Across the world, media houses have suffered as the economic consequences caused by COVID-19 have ravaged budgets and revenues. Unfortunately, government-enforced mitigation efforts are sometimes linked to press freedom violations. Nigeria’s media has suffered dramatically, though its role in providing the news, information and resources the public needs to know has remained as critical as ever, especially during these COVID-19 times.
The short- and long-term impact of the disease on the mediascape across West Africa needs critical examination to help ensure there is a sustainable future for the fourth estate. The Media Foundation for West Africa (MFWA) is collaborating with its national partner organisations in the respective countries in the region to produce reports that highlight the effects of the pandemic and other key emerging issues on media operations and viability. These reports focus on five major factors that could ultimately impinge on the survival and sustainability of media institutions, professional journalism practice, and freedom of expression in the region. These factors are (1) availability and accessibility of information; (2) legal and policy context; (3) safety of journalists; (4) economic sustainability; and (5) media support. It is hoped that the reports will provide empirical information and insights to inform and guide stakeholders who may initiate media sector support interventions at national or regional levels.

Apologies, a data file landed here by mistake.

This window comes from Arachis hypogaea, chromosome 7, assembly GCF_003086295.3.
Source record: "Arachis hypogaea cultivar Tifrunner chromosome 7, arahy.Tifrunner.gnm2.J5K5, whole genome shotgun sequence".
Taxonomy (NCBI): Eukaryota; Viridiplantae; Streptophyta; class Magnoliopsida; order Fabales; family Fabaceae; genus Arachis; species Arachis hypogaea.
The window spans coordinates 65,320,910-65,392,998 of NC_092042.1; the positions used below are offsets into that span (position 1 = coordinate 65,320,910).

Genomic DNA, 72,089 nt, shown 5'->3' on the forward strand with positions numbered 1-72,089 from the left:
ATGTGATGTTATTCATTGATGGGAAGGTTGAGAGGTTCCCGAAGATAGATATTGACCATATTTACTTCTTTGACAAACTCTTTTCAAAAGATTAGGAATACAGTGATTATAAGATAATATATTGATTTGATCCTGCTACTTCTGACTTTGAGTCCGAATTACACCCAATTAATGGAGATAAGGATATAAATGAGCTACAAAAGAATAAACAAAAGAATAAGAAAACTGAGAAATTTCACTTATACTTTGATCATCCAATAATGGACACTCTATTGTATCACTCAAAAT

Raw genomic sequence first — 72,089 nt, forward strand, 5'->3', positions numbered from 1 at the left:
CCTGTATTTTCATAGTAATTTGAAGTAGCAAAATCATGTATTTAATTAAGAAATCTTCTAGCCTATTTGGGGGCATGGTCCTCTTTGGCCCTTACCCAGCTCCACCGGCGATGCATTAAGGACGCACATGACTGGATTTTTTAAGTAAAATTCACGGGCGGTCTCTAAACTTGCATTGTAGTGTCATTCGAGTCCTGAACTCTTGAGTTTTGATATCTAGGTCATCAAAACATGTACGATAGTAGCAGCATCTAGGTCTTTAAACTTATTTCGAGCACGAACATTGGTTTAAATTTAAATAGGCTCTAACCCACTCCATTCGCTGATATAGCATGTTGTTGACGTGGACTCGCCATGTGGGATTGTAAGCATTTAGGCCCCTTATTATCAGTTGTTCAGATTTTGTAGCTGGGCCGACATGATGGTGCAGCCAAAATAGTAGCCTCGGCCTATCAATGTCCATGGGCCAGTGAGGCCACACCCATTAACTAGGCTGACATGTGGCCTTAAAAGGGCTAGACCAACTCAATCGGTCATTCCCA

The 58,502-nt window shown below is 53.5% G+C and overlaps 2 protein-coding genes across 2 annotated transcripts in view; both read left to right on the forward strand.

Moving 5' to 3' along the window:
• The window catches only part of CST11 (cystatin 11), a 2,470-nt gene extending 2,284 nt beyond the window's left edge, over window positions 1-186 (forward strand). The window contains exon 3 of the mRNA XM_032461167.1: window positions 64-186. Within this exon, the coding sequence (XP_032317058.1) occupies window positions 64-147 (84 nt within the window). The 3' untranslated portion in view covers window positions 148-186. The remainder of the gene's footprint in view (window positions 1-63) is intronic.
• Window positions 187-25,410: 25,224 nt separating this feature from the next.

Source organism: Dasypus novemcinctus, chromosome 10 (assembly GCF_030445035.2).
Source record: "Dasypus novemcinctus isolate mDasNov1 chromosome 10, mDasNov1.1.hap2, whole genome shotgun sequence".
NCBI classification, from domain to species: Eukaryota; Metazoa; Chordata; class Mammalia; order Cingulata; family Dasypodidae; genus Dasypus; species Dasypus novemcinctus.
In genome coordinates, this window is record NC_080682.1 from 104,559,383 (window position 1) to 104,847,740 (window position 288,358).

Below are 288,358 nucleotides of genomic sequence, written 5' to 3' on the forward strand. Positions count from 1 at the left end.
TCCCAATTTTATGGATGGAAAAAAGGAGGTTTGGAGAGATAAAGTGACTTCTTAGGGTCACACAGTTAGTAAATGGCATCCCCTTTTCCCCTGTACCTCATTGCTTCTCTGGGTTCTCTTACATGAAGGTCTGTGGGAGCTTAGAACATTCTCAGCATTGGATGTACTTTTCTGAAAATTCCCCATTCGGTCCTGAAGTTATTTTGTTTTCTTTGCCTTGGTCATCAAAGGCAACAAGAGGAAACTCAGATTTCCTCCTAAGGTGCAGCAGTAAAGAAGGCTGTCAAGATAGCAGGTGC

This report focuses on the situation in Nigeria. Nigeria recorded its first case of COVID-19 on February 28, a month after the WHO declared COVID-19 to be a public health emergency of international concern. To control and combat the spread of COVID-19, Nigeria closed its borders early on, enforced lockdowns and introduced new legislation aimed at stopping the spread of COVID-19. These measures significantly impacted the media. This brief examines Nigeria’s situation from March to June.
Here is the full report.